There are always two sides to every story and Connie’s circumstances are no different. The growing teen has two sides to herself; one when she is at home with her family and one when she is out with her friends. When she is around her family she is childish and comfortable. However, when she goes out she tries to act like an adult by changing her clothes, and the way she talks. She believes she is old enough to make her decisions but the antagonist, Arnold Friend, pushes on her insecurities. “Where are you going, where have you been?” by Joyce Carol Oates uses symbolism to portray youths’ desire for independence, but overall gullibility to life’s illusions.
The car itself symbolizes being truly free to go and do as you wish. During this time, it was common notion that men drive and women are passengers. When Arnold Friend offers to take Connie for a ride, “he is seeking to gain control over her and her movements” (Quirk 413). Arnolds car is reminiscent of what true freedom looks like. Arnold Friend claims he can show Connie what true freedom feels like but that is all a lie. Both Arnold’s disguise and the camouflage of the car giveaway hidden intentions. Arnold goes on to say “I know your name and all about you” (Oates 198) and at this point Connie begins to sense something is off.
Most of the story takes place with Connie standing in the doorway of her house: “first she stands on the porch steps, then she retreats back inside when Arnold Friend becomes aggressive, yet she remains intrigued by the door, refusing to move further into the house” (Tierce 219). Connie’s home symbolizes a more traditional way of life, while her position in the doorway shows that she wants to branch out into the world. “Nothing can protect her from the outside threat of Arnold Friend, who can’t go into Connie’s home, only lure Connie from the safety of it” (Coulthard 508). Connie ultimately has the power to decide whether she leaves the safety of her house or retreats within it. Her desire to rebel against what is tradition is what ultimately lures her from the house.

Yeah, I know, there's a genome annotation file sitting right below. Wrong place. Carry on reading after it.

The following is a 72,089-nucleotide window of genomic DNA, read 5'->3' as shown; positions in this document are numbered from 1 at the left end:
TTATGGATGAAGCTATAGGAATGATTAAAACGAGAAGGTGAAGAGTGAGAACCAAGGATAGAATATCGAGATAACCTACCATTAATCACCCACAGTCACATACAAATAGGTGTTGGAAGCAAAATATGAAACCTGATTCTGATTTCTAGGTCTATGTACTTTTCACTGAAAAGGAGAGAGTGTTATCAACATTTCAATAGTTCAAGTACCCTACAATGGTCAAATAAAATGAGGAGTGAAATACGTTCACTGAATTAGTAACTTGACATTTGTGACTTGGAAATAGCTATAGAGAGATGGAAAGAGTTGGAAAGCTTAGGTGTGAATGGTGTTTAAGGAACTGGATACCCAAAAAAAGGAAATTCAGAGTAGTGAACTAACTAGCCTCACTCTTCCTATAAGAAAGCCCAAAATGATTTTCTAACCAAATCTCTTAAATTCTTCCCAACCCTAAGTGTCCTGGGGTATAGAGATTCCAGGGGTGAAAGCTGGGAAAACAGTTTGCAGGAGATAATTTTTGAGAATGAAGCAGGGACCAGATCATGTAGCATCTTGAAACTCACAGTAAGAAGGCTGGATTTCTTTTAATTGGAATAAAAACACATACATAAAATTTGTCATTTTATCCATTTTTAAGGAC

When Connie is under Arnold’s gaze she feels connected and is drawn to him. She feels like he gives her purpose as a woman. When Arnold first arrives at Connie’s home he is wearing sunglasses that don’t let her see his eyes. “Connie is looked at for most of the story, an object to be desired by men or envied by women” (Urbanski 200). The mirrored reflections are symbolic of the need to evaluate oneself from the inside and not on the outside. No one can tell what Arnold is feeling because he is hiding behind the mirrored glass and the same can be said about Connie. She puts on the persona of being outgoing, confident, and perfect but on the inside, she lacks it all. She believes she is ready to be treated like an adult but when Arnold Friend comes and treats her like one she is scared.